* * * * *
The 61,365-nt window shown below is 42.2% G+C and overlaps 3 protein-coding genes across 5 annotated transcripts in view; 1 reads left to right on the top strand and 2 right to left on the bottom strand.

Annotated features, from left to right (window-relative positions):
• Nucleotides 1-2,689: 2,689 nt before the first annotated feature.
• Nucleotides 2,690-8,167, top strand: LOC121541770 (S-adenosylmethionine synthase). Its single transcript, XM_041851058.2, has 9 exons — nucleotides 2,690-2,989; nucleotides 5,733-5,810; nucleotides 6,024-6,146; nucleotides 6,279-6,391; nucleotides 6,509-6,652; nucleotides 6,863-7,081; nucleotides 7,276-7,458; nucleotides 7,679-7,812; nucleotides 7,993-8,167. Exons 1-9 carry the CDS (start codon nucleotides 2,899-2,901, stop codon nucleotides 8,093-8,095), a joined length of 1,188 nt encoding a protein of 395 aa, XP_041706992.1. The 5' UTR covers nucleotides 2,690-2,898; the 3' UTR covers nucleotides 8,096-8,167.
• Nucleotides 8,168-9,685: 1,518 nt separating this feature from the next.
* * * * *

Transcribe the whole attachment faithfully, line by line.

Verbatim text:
The 61,365-nt window shown below is 42.2% G+C and overlaps 3 protein-coding genes across 5 annotated transcripts in view; 1 reads left to right on the top strand and 2 right to left on the bottom strand.

Annotated features, from left to right (window-relative positions):
• Nucleotides 1-2,689: 2,689 nt before the first annotated feature.
• Nucleotides 2,690-8,167, top strand: LOC121541770 (S-adenosylmethionine synthase). Its single transcript, XM_041851058.2, has 9 exons — nucleotides 2,690-2,989; nucleotides 5,733-5,810; nucleotides 6,024-6,146; nucleotides 6,279-6,391; nucleotides 6,509-6,652; nucleotides 6,863-7,081; nucleotides 7,276-7,458; nucleotides 7,679-7,812; nucleotides 7,993-8,167. Exons 1-9 carry the CDS (start codon nucleotides 2,899-2,901, stop codon nucleotides 8,093-8,095), a joined length of 1,188 nt encoding a protein of 395 aa, XP_041706992.1. The 5' UTR covers nucleotides 2,690-2,898; the 3' UTR covers nucleotides 8,096-8,167.
• Nucleotides 8,168-9,685: 1,518 nt separating this feature from the next.